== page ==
The 2030 Agenda compels the UN development system to make bold changes. The United Nations Reform agenda is at the centre of repositioning the UN to better support the implementation of the SDGs at a national level. For the past two years, we have been on a journey to deliver the United Nations that is called for by member states; centred on One Country Programme, One Budgetary Framework and One Leader. These efforts are all aimed at bringing to the fore relevant UN capacities in an integrated way that adds value to national development efforts.
As the United Nations Secretary General explains: “the purpose of reform is to best position the United Nations to deliver on humanity’s boldest agenda: the sustainable development goals”. And we grateful to the Government of South Africa for championing this reform. In South Africa, we have used multilateralism to express our solidarity. As the United Nations we took a firm, unequivocal stance against the evil that was Apartheid, that spirit has continued since.
The United Nations in South Africa has been hard at work over this period to help the government and people of South Africa to combat the scourge of COVID-19. We have used our convening power to coordinate and collaborate with key partners such as the diplomatic corps, private sector and civil society; through our global experience in coordinating humanitarian response efforts we have served as an important partner to national institutions and departments as well as non-governmental organisations leading the humanitarian response, like the Solidarity Fund and the Department of Health and Social Development.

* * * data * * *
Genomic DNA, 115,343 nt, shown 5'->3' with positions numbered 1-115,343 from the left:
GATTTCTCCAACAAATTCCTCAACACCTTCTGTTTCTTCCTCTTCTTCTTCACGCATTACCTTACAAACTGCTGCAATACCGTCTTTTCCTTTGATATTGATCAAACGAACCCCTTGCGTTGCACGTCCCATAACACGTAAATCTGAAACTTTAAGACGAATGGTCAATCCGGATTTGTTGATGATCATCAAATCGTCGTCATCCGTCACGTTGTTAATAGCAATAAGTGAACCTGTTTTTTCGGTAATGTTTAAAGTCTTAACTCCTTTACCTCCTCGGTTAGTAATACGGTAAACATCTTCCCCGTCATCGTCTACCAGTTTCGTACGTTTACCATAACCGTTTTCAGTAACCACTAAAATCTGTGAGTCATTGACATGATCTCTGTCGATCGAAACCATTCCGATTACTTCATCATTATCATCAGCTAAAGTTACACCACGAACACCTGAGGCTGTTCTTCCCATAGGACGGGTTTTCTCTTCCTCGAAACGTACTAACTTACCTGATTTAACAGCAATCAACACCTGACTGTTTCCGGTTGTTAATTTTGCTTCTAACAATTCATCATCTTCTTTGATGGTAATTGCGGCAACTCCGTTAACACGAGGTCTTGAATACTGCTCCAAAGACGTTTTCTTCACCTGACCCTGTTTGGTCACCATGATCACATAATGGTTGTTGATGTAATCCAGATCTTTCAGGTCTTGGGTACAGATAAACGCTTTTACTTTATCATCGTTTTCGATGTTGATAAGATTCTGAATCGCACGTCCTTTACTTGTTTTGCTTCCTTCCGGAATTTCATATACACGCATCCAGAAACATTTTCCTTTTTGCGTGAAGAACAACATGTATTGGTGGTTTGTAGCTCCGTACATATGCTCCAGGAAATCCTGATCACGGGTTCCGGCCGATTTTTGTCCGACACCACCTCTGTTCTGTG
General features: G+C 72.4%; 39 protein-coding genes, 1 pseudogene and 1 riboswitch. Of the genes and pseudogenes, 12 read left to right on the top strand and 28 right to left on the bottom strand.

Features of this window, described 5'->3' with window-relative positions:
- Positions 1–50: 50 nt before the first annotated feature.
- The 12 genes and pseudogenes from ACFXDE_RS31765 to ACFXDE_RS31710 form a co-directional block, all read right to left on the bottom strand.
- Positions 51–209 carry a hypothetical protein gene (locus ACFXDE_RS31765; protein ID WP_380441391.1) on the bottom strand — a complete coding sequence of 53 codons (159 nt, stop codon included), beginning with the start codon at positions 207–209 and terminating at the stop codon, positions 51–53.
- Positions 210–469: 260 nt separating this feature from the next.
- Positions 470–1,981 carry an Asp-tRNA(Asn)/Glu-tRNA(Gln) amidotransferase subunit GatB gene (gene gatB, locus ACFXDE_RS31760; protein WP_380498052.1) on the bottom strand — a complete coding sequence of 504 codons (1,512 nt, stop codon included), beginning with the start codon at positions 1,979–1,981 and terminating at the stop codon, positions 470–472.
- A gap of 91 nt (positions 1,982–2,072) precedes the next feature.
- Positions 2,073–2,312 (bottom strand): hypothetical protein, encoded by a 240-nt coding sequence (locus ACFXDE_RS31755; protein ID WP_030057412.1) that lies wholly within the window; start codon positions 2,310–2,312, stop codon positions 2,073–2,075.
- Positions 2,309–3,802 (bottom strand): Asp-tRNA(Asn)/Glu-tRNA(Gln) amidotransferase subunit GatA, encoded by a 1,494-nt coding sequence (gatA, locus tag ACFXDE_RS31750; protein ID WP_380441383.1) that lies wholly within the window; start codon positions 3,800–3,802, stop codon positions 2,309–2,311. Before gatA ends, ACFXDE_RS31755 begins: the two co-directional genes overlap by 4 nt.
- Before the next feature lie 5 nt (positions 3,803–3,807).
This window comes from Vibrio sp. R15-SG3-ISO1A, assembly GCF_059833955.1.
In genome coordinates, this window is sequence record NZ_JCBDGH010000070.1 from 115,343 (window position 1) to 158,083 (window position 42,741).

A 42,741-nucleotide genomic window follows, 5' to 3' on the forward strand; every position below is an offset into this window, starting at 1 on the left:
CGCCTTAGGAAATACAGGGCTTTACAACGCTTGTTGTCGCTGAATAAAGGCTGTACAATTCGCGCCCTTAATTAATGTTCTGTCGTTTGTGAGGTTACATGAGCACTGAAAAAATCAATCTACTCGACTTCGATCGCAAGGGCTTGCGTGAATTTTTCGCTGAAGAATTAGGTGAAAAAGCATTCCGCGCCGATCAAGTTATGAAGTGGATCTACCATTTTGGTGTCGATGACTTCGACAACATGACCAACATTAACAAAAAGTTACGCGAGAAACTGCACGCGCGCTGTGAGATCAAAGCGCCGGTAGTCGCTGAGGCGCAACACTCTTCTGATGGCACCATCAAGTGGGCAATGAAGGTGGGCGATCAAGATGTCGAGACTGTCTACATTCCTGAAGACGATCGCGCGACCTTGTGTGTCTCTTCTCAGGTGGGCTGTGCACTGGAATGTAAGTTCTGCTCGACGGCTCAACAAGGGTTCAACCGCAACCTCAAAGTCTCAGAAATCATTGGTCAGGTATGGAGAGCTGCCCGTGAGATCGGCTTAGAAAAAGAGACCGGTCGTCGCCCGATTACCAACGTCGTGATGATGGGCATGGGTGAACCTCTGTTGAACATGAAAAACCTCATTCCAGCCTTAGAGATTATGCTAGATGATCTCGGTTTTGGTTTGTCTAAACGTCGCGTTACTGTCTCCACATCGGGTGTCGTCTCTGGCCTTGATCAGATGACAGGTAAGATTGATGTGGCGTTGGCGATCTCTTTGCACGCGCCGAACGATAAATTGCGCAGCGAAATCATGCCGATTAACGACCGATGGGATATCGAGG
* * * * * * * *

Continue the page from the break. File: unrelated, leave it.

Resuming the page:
As the world and South Africa emerges from the crisis. And we will prevail. It is essential that we build back better, that we learn from our mistakes. Our priorities are aligned, as the SG has urged, to the 2030 agenda and the Paris climate agreement and gender equality and parity. No country truly benefits from strife in the long term, we are all interconnected by our shared needs, desires and humanity. I would like to leave you with words of our Secretary General who envisaged
A “New Global Deal, based on a fair globalization, on the rights and dignity of every human being, on living in balance with nature, on taking into account of the rights of future generations, and on success measured in human rather than economic terms”.